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Custom serialization for ExpandoObjects in ASP.NET WebAPI

, 5 Dec 2012
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Using dynamic or ExpandoObject is a breeze to dynamic data WebAPIs, but when serializing to XML, it can cause a brain damage sometimes :)

Introduction 

ASP.NET WebAPI came with their well deserved shine and look and breeze of coding. Also came with, were a lot of features that lazy coders like me would like. In this article I intend to demonstrate a situation where I plan to use and keep my WebAPI type independent and why not. Slowly we are moving to loosely typed days and thus it becomes unfriendly if we continue to delve into strongly typed models.

Background 

A generic WebAPI over a database using dynamic objects would be an idea to build generic data interfaces for common use across multiple client communities. With automatic content negotiation and support for precanned/custom serialiers it has become more and more programmer friendly to build and maintain such frameworks with little coding efforts. This article demonstrates a sample application in such a context. In the subsequent sections I will explain exactly how. But please follow me in the basic explanation of some of the interesting aspects of the code attached.

Disclaimer: The code is built using Visual Studio 2010 and MVC4 extensions. These are required to be pre-installed on your system in case you wish to build the solution. The code would execute with minor changes in hosting and configurations (e.g.: connection string). 

Automatic content negotiation with dynamic objects

The standard approach to do content negotiation is to leave it default and return the dynamic object by default. But by doing that we do not have control over the HttpRespnseMessage's StatusCode and any other parameters (unless of course we become groovy and handle globally in a DelegatingHandler). However in this approach I have chosen to return a HttpResponseMessage and set the object content accordingly. Since we are dealing with dynamic objects, here it is important that we respectfully do the null checks. 

[HttpGet]

public HttpResponseMessage Register([ModelBinder(typeof(DataContextModelBinder))] DataContext context)  
{ 
  var account = new DataWrapper().GetAccountInfo(context.AccountId, context.LocationId);
  var formatter = new DefaultContentNegotiator().Negotiate(account.GetType(), 
      Request, GlobalConfiguration.Configuration.Formatters).Formatter;
  var response = Request.CreateResponse(account != null ? HttpStatusCode.OK : HttpStatusCode.NotFound);
  response.Content = account != null ? new ObjectContent(account.GetType(), account, formatter) : null; 
return response;}

Expando to XML and CustomMediaTypeFormatter

For JSON, it is all so sweet. Json.NET's default serialization takes care of everything, but since the clients expect putting Accept verbs (Accept: application/xml) and to just get results out of the box, it is a bit more involving to manage XML serialization. The default DataContractSerializer would serialize out dynamic objects into a lousy <key> <value> pair dictionary type serialization. There is no object like look and feel. So I came up with this class to do the object like look-and-feel XML serialization from dynamic objects.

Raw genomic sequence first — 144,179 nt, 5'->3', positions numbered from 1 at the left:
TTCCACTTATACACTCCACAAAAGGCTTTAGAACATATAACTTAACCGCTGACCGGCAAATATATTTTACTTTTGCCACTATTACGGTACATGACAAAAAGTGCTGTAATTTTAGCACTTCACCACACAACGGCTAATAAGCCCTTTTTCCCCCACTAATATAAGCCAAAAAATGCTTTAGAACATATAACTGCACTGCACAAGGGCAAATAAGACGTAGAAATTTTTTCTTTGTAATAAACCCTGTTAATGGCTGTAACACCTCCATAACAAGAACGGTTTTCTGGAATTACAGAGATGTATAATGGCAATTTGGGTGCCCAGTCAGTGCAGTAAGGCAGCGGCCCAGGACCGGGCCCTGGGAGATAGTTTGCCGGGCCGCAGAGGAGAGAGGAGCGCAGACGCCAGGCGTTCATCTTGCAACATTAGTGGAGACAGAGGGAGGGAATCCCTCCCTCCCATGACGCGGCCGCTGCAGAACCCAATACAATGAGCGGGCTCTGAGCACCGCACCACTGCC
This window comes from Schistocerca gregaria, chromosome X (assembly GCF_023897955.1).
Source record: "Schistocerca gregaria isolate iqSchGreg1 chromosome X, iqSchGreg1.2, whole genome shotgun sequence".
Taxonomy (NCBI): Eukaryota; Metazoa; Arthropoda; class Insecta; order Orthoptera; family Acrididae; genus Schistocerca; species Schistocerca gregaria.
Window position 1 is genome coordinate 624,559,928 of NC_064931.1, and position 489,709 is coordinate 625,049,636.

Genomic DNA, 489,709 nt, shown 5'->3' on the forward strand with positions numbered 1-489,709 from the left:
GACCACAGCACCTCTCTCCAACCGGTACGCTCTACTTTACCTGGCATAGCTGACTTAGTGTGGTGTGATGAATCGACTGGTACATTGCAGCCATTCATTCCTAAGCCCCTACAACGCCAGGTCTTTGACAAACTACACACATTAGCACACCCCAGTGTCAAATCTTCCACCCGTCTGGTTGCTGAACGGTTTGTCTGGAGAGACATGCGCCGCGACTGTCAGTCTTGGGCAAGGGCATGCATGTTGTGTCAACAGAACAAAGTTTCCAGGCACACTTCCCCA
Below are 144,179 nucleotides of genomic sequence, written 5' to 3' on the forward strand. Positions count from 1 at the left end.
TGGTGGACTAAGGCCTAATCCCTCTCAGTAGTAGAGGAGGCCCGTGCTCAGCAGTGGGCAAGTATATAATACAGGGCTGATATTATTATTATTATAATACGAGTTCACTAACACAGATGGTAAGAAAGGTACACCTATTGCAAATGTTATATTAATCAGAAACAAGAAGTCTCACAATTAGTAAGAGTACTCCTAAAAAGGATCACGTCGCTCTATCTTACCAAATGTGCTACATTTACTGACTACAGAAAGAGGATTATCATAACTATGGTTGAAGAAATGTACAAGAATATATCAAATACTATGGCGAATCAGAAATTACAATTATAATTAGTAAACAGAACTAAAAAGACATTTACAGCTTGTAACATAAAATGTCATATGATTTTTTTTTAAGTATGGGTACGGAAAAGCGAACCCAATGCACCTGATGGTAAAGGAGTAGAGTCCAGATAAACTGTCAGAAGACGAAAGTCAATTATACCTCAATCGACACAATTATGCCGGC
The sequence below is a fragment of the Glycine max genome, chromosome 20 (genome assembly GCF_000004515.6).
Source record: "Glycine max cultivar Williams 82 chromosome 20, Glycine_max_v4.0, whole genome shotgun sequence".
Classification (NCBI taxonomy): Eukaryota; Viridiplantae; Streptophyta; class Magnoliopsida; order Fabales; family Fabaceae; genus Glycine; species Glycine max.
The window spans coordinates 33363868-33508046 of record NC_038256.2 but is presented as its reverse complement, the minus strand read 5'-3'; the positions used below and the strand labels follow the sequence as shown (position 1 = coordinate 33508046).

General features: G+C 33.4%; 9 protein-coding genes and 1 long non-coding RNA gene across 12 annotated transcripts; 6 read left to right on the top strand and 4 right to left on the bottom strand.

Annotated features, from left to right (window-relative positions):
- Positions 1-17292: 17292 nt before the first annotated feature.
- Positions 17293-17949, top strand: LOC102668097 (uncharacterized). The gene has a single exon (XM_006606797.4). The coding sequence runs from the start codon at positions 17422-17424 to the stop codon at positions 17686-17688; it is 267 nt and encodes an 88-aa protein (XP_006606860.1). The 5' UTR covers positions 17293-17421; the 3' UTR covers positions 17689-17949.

public class ExpandoXmlMediaTypeFormatter : MediaTypeFormatter
{ 
    public ExpandoXmlMediaTypeFormatter()
    {
     SupportedMediaTypes.Add(new System.Net.Http.Headers.MediaTypeHeaderValue("application/xml"));
     SupportedMediaTypes.Add(new System.Net.Http.Headers.MediaTypeHeaderValue("text/xml"));
    } 

   public override bool CanWriteType(Type type)
   {
     return type == typeof(ExpandoObject);
   }
   public override bool CanReadType(Type type)
   {
      return type == typeof(ExpandoObject);
   }

  public override Task<object> ReadFromStreamAsync(Type type, 
         Stream readStream, HttpContent content, IFormatterLogger formatterLogger)
   {
      var ser = new XmlSerializer(type); 
      return ser.Deserialize(readStream);
   }); 
   return task;
}

public override Task WriteToStreamAsync(Type type, object value, 
       Stream writeStream, HttpContent content, TransportContext transportContext)
{
      var task = Task.Factory.StartNew(() =>
      {
            var xml = JsonConvert.DeserializeXNode("{\"root\":" + 
                     JsonConvert.SerializeObject(value) + "}").ToString();
            using (var writer = XmlTextWriter.Create(writeStream, 
                   new XmlWriterSettings() { Indent = true }))
            {
                writer.WriteStartDocument();
                writer.WriteStartElement("Response");
                writer.WriteRaw(xml.Replace("<root>", 
                   string.Empty).Replace("</root>", string.Empty));
                writer.WriteEndElement();
                writer.WriteEndDocument();
            }
            writeStream.Flush();
      });
       return task;
    }
}

Using the Code 

To use the code, simply open the solution in Visual Studio 2010 or later, and host it in IIS or Cassini.

License

This article, along with any associated source code and files, is licensed under The Code Project Open License (CPOL)

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About the Author

tumbledDown2earth
Software Developer
India India
is a poor software developer and thinker. Presently working on a theory of "complementary perception". It's a work in progress.

Comments and Discussions

 
QuestionRe Not working PinmemberAndyFensham31-Mar-14 22:07 
QuestionExample with WebAPI ODATA PinmemberMember 7542341-Sep-13 10:10 
AnswerRe: Example with WebAPI ODATA PinmembertumbledDown2earth2-Sep-13 18:20 

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